Vogt D-livers insightful trio of plays

A tense scene from Vogt D’s dark comedy, Gunplay.
A tense scene from Vogt D’s dark comedy, Gunplay.
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Theatre Review: Vogt D @ Rotunda Theatre, Vogt Studio

“What is art?” is the question posed to audience members when they enter the Vogt Theatre in Carruthers Hall for Vogt Slot D. If one was to judge by the plays that followed, art is funny, sad, absurd, sexy, violent, nostalgic—basically, too complex to define on the tiny slips of paper provided at the door.

Whether or not Vogt answers its own question does not, however, change the fact that the year’s latest Vogt production offers a trio of odd insightful and at times, hysterical plays.

The evening begins with Gallery, directed by Cory Chedarchuk and performed by Jay Collins, Lindsay Hunter, Lex Kilgour, Daniella Ortega and Dayla Ramlochand. Gallery is a short ensemble piece addressing the question, “What is art?” The piece has no strong narrative structure, but rather follows a variety of patrons as they explore a modern art gallery: a dreamy artist, a snobby curator, a cynical critic and an out-of-place old woman who wonders “where the Monets are.” Each character represents a different perspective to the play’s key question, as do members of the audience via one of the set’s most creative pieces: a fishbowl filled with the audience’s definitions of art, written on slips of paper before the beginning of the show and read out by different characters in the play. The play lacks the substance to be appreciated as a stand-alone play, but it works as a way to set the mood for the rest of the night and get the audience thinking about the meaning of what they are seeing. The second play, As Time Goes By, also examines the meaning of art, specifically its dynamic nature and its relationship with reality. As Time Goes By, written by Sarah Kriger and directed by Carolyn Roche, takes place in a world where Shakespeare’s Romeo and Juliet live out regular lives in between performances of their plays. The setting is the living room of the tragic couple, who are approaching old age and are experiencing a rut in their relationship.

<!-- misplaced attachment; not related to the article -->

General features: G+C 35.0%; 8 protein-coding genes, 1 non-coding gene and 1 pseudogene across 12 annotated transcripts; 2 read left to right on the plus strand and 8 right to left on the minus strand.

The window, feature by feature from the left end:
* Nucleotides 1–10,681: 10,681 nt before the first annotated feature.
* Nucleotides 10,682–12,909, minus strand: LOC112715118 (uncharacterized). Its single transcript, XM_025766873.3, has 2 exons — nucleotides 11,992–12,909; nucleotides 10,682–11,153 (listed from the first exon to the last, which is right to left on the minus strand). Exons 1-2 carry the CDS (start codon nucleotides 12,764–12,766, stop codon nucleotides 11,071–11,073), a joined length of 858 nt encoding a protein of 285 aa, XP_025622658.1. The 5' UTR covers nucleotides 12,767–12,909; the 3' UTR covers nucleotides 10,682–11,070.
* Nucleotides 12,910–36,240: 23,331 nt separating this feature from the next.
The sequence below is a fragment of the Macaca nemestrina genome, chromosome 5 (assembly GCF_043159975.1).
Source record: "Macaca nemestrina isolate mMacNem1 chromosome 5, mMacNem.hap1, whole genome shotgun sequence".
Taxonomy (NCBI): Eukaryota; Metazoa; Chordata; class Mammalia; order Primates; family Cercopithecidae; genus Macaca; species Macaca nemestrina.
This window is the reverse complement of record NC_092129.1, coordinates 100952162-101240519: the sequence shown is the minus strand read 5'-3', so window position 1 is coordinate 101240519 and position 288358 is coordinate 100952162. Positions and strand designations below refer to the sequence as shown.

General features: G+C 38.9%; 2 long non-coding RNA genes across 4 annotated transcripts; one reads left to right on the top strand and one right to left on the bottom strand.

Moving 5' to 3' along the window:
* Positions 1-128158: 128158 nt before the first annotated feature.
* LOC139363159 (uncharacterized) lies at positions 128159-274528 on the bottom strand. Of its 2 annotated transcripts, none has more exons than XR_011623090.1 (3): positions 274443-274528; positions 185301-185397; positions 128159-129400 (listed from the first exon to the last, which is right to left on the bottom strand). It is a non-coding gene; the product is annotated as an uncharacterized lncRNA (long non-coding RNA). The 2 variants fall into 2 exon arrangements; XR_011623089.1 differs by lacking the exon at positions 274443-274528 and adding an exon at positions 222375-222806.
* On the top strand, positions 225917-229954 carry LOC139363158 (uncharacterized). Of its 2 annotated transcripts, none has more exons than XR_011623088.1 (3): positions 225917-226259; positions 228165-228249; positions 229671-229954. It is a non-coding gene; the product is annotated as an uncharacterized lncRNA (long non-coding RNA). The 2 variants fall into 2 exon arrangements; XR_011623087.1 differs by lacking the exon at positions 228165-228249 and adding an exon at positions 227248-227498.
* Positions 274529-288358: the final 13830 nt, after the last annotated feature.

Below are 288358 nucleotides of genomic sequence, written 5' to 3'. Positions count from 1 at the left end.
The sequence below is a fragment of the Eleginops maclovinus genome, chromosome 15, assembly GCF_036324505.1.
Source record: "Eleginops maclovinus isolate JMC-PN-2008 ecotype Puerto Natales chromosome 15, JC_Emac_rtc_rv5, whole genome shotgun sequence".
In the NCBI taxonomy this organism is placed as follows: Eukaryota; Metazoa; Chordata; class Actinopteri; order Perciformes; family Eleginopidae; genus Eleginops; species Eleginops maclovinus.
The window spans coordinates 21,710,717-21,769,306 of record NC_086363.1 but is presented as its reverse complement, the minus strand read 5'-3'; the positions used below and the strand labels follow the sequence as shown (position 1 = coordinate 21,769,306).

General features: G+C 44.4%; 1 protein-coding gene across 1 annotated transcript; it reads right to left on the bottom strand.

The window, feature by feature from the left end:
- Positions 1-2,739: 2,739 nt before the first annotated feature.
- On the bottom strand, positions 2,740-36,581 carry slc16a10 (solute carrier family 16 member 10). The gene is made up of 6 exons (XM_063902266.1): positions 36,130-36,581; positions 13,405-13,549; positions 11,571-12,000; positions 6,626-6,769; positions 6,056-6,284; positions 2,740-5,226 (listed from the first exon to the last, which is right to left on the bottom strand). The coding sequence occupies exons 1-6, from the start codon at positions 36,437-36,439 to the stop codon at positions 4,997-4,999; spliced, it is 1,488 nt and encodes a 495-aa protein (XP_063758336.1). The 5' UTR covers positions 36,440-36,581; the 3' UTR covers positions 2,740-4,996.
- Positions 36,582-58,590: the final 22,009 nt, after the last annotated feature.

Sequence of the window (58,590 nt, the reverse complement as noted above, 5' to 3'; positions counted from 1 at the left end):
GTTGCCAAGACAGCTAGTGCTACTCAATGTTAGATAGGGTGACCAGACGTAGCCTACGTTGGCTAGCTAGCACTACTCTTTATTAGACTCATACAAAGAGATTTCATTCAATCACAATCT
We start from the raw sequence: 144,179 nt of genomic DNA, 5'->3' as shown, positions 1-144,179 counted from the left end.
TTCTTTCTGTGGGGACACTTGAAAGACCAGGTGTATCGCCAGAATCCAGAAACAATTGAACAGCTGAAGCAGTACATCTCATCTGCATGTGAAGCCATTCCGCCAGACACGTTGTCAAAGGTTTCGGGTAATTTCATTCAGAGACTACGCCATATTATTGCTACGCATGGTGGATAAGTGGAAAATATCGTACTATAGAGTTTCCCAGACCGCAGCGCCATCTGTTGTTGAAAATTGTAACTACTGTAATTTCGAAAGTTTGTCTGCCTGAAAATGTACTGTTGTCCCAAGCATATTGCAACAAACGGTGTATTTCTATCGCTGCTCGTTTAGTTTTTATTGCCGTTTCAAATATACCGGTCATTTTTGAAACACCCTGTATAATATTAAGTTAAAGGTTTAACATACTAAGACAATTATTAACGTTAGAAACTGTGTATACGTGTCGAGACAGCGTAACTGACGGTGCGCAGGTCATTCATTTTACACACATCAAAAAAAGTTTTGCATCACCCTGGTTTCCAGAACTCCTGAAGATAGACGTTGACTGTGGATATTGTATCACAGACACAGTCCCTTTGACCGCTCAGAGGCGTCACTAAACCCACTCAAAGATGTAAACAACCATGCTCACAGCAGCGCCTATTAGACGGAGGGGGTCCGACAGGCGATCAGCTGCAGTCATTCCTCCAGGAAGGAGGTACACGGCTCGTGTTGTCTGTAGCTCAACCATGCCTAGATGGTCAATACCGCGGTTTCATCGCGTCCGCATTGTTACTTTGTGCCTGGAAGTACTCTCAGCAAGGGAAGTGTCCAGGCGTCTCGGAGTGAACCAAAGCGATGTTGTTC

The play documents an argument that the two have likely been having for a long time: Why don’t young people care about them any more? What happens when people stop going to their play?

As Time Goes By balances its dramatic and comic moments well. Despite containing many funny lines and clever Shakespearean in-jokes, it also serves as an interesting meditation on the contrast between the romantic fictions people have of life and death, and the mundane reality: audiences may cry at the end of Romeo and Juliet, but somehow the idea of the two of them quarrelling about chores and television is much sadder.

Actors John Palen and Jessica Hallis do an excellent job in their roles, especially considering that they are playing characters quite a bit older than themselves.

Vogt D ends with the dark comedy Gunplay, directed by Kat Sandler and Megan McCarthy, about two soldiers (Glenn Best and Jonathan Heppner) who seek shelter in a kindergarten classroom to wait for a mysterious person named Sven. The details of what war they’re fighting are never made clear, but they’re not important. Throughout the course of the play, new characters arrive to take shelter in the classroom and wait for Sven: a bickering married couple (Even Arppe and Irene Meimaris), a prostitute (Katie Purchase), and a paraplegic army general (Rob Bril).

With due respect to As Time Goes By, Gunplay was the high point of the night. The play’s incongruous setting—the set consisted of stuffed toys, alphabet blocks and child’s pictures, while the costumes were either army fatigues (in one case, blood-drenched) or see-through lingerie—and the over-the-top behaviour of the characters highlights the absurdity of war in a way somewhat reminiscent of the funnier scenes in Catch-22, while the characters are surprisingly well-developed for such a short play.

The script, written by Sandler, does an exceptional job of keeping each character’s motivations and loyalties ambiguous, thus allowing the story to twist and turn in unexpected directions.

Gunplay is very physical and energetic—it seems that the characters are on the verge of a shootout every five minutes and there are probably not two characters who don’t end up with guns pointed at each other’s heads at some point in the play.

Though this is the longest play of the night, it is also the fastest paced: the constant threat of violence keeps the audience’s interest piqued—that, and the fact that the play is very, very funny. What is art? Vogt D might not have the answers, but it does offer some interesting suggestions, as well as quite a few laughs.

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